Cookie jars fill the window of a local antique and collectibles shop. On the second shelf is a mouse cookie jar like one we had when I was a kid. We didn't have it long. Maybe the idea of having a mouse around a bunch of crumbs bothered my mom the same way it did me.Waiting at the stoplight, I always glance over at the cookie jar display and wonder where the collection came from and where they will go next.
When I was a child, my grandmother was extremely concerned I didn't collect anything. My brother collected buttons. And he kept boxes of unopened Star Wars action figures in his closet. Grandma believed every child should collect something, so she began bringing me spoons when she went on a trip. She was a tad flustered when I asked her why anyone would collect spoons without a fork and knife. Many years and a lot of spoons later I realized I collected coins. I loved when people brought me money from far away lands like Canada or Mexico and was thrilled when I'd discover something as ancient as a wheat penny or buffalo nickel. I wanted to savor the possibility of travel and keep history safe. I'd just never thought of my little stash as a collection. They were simply something I kept in a tin in the top drawer of my dresser.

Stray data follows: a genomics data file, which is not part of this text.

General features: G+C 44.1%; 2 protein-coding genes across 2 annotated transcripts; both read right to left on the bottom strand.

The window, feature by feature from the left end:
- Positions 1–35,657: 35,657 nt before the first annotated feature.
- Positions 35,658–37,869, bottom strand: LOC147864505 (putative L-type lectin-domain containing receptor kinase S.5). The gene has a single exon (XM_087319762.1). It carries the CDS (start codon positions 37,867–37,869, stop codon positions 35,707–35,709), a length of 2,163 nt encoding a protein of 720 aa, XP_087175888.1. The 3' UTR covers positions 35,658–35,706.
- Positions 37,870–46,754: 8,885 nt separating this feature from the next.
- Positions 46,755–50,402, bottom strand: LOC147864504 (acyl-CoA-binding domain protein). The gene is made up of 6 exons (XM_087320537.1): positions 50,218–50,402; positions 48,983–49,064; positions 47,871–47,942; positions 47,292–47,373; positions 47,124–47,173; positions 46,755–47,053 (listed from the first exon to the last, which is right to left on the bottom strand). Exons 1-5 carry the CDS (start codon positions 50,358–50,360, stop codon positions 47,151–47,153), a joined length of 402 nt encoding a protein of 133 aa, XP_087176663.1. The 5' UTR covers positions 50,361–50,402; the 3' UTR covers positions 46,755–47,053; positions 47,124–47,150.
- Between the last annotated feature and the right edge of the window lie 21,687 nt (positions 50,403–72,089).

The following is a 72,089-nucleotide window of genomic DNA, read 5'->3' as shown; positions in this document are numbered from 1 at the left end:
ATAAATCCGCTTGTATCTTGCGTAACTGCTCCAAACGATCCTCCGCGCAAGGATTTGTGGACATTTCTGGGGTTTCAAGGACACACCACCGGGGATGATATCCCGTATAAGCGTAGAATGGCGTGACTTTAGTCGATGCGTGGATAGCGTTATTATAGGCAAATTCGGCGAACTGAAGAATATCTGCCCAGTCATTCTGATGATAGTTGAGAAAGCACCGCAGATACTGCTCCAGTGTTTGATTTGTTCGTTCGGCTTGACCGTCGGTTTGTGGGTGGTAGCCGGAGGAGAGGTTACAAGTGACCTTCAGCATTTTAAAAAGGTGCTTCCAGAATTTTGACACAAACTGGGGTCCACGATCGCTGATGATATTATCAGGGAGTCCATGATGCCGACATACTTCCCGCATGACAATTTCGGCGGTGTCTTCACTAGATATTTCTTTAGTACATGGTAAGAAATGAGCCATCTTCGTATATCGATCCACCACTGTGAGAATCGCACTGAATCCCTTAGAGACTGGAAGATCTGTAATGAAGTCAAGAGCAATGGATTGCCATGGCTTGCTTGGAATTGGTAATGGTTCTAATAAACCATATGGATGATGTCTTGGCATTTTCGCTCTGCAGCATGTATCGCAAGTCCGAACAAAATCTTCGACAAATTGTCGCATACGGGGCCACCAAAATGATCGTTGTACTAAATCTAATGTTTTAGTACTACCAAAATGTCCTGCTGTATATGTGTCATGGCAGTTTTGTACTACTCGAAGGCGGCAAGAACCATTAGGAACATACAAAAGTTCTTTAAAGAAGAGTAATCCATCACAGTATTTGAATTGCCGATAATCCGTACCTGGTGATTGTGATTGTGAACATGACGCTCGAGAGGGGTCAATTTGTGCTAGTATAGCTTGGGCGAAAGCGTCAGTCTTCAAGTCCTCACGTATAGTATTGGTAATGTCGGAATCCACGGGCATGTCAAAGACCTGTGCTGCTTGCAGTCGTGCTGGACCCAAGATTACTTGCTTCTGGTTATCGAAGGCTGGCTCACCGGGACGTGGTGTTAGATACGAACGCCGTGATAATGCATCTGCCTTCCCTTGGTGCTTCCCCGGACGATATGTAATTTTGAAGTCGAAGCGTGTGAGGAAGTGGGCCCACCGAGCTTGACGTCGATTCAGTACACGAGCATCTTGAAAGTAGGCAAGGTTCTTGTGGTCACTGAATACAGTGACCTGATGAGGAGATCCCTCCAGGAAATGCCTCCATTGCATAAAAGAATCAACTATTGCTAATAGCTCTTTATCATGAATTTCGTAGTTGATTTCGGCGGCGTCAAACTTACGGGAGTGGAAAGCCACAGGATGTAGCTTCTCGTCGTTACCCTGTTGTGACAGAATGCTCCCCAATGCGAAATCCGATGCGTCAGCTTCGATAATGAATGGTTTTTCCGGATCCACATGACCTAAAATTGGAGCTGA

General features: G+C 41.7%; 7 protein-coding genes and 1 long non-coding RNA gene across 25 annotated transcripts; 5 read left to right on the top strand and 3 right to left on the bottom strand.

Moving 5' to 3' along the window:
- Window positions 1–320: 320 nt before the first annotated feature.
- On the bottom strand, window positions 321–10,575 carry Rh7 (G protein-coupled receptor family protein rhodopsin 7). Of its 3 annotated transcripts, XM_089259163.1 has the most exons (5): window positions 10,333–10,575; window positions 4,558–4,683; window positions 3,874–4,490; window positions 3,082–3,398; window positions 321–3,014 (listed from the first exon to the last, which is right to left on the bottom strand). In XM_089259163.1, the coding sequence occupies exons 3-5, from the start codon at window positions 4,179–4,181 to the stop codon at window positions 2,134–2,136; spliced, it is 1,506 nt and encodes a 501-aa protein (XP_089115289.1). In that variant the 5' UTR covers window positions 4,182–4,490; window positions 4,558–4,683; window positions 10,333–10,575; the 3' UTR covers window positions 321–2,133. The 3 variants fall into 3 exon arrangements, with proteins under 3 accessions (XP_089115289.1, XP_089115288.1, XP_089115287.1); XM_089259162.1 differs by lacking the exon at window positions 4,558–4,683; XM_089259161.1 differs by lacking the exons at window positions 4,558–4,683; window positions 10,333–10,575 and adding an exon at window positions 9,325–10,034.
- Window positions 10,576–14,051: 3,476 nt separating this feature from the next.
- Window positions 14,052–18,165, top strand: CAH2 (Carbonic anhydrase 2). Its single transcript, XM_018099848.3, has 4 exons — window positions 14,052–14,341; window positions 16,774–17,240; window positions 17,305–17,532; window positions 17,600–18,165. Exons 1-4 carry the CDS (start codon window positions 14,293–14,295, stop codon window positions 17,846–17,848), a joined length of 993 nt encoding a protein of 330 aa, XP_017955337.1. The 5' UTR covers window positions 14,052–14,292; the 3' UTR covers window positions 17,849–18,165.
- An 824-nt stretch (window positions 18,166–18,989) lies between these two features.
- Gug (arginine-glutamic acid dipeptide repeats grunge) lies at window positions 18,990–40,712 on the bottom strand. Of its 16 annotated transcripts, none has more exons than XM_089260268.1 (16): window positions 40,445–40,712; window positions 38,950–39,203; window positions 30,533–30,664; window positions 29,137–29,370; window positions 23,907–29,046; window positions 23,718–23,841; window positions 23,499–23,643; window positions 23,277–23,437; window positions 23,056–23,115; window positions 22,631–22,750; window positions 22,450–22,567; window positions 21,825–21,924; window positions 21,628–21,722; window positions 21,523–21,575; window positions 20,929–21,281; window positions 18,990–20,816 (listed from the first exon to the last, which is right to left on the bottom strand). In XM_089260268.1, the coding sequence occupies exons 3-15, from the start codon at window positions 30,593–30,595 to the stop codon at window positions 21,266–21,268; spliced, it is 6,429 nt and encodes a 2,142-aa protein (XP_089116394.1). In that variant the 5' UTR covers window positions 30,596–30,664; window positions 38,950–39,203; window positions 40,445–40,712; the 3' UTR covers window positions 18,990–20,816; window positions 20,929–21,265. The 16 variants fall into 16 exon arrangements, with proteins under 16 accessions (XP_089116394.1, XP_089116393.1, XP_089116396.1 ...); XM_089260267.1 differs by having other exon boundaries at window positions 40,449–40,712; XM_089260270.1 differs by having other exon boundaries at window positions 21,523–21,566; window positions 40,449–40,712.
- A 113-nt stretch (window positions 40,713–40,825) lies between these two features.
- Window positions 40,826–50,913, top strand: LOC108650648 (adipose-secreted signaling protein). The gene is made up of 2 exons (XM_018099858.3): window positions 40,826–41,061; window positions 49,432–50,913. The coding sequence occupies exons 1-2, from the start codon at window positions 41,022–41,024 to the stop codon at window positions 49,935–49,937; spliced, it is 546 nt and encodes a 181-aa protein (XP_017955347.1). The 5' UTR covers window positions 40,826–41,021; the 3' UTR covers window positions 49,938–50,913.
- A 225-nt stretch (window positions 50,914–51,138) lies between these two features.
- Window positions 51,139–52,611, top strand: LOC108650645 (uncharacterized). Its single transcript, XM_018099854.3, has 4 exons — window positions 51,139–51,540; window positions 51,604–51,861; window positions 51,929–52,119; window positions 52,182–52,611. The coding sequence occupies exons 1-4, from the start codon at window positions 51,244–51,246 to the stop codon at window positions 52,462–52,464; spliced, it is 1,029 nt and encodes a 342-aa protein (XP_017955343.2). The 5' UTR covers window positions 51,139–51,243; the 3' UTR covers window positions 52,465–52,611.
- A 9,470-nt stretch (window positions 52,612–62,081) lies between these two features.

What people collect reveals something about them. The serial killer for which the tv series Dexter is named collects blood samples of his victims. He's a blood spatter analyst.
Journal: Do you have a collection? Write about it. What does your collection say about you? OR Create a character interacting with his or her collection.
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